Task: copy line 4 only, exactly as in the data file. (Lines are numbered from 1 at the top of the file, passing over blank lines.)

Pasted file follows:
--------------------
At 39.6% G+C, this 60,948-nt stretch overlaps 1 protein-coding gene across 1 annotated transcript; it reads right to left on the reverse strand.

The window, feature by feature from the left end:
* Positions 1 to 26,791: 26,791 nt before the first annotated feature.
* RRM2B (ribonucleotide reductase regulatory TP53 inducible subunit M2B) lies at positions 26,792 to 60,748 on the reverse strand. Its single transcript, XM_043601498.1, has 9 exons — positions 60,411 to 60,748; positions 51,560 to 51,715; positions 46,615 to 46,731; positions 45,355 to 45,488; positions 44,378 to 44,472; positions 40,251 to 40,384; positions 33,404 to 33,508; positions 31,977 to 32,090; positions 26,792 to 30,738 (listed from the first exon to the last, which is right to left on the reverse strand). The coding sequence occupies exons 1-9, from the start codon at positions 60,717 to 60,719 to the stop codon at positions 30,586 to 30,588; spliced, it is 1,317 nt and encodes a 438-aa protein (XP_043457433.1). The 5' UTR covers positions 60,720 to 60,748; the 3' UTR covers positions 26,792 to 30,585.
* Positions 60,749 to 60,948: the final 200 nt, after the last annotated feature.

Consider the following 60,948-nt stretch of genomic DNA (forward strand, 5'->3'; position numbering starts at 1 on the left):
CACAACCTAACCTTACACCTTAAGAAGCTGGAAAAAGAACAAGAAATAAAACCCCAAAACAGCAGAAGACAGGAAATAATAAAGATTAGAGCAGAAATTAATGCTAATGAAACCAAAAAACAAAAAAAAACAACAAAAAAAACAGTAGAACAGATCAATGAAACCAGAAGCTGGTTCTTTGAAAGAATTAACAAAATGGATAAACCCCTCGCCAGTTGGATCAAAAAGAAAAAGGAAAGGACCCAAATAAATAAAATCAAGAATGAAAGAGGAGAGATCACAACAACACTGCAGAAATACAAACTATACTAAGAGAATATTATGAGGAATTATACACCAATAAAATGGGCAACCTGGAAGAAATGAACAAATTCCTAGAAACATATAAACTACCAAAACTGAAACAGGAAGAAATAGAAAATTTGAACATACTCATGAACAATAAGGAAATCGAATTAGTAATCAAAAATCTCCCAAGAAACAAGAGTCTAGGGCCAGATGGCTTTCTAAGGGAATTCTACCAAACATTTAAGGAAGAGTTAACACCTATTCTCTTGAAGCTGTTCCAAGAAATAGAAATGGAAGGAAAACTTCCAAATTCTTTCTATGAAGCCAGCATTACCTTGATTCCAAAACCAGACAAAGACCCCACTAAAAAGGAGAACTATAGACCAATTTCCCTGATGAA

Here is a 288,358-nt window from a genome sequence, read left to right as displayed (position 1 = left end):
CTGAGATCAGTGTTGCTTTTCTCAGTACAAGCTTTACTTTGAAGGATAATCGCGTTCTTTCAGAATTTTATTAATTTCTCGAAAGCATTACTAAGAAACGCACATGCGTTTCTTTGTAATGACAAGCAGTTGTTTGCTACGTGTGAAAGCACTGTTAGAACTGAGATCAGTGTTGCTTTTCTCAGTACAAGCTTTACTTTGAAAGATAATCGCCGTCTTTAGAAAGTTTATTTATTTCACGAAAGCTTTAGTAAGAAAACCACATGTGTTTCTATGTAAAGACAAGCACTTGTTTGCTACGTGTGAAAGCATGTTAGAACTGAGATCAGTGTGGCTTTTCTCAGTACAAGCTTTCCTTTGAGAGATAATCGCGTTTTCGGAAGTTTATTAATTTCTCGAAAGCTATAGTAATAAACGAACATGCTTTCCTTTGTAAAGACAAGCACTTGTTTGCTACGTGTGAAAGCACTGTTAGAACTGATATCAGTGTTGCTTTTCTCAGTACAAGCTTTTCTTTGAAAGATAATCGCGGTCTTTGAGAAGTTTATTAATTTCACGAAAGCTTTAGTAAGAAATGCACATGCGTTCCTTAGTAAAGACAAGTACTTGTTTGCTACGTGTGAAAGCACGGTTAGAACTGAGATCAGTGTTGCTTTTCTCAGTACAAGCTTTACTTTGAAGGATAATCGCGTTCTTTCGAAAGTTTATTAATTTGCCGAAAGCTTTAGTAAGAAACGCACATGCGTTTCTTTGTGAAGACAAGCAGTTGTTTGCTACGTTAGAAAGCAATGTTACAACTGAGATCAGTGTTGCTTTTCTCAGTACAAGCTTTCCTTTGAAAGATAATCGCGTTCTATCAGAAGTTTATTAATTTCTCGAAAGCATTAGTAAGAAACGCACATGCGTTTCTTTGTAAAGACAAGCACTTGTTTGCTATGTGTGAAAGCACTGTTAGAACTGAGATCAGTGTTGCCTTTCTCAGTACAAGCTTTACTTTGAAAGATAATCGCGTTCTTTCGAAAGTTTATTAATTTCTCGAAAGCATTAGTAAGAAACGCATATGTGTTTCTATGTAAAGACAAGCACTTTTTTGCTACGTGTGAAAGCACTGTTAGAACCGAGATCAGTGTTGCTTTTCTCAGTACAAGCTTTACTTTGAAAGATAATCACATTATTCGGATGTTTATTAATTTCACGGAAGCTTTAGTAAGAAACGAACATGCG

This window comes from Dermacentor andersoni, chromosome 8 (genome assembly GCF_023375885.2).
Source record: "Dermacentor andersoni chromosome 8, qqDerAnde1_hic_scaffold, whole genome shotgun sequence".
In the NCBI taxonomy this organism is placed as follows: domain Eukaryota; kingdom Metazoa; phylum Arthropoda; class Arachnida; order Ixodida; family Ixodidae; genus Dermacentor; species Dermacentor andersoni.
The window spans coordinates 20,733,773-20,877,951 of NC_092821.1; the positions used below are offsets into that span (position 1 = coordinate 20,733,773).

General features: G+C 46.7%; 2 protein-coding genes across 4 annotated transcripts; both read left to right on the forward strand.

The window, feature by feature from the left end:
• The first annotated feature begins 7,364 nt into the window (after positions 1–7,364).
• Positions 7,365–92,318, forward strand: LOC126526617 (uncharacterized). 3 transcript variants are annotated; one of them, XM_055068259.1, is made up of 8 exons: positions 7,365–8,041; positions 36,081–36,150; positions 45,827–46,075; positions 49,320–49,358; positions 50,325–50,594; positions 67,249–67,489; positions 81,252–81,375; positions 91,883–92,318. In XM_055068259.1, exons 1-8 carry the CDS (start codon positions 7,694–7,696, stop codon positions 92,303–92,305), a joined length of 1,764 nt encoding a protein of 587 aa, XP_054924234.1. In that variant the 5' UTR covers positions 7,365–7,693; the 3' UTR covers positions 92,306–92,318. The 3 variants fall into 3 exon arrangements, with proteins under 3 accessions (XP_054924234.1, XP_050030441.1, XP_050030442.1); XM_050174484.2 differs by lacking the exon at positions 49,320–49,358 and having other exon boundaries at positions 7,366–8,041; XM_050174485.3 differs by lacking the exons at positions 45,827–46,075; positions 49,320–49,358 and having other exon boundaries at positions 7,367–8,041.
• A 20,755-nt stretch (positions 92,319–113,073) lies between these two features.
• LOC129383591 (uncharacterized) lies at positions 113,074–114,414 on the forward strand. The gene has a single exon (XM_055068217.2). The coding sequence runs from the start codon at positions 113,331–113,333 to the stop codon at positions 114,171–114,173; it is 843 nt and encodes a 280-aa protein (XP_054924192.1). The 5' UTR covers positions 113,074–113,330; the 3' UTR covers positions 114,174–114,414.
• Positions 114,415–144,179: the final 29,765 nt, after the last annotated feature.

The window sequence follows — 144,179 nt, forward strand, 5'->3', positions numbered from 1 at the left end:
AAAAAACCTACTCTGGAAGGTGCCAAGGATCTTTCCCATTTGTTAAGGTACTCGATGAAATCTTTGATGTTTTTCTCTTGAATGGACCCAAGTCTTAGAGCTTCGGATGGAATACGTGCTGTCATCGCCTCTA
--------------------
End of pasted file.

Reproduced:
* RRM2B (ribonucleotide reductase regulatory TP53 inducible subunit M2B) lies at positions 26,792 to 60,748 on the reverse strand. Its single transcript, XM_043601498.1, has 9 exons — positions 60,411 to 60,748; positions 51,560 to 51,715; positions 46,615 to 46,731; positions 45,355 to 45,488; positions 44,378 to 44,472; positions 40,251 to 40,384; positions 33,404 to 33,508; positions 31,977 to 32,090; positions 26,792 to 30,738 (listed from the first exon to the last, which is right to left on the reverse strand). The coding sequence occupies exons 1-9, from the start codon at positions 60,717 to 60,719 to the stop codon at positions 30,586 to 30,588; spliced, it is 1,317 nt and encodes a 438-aa protein (XP_043457433.1). The 5' UTR covers positions 60,720 to 60,748; the 3' UTR covers positions 26,792 to 30,585.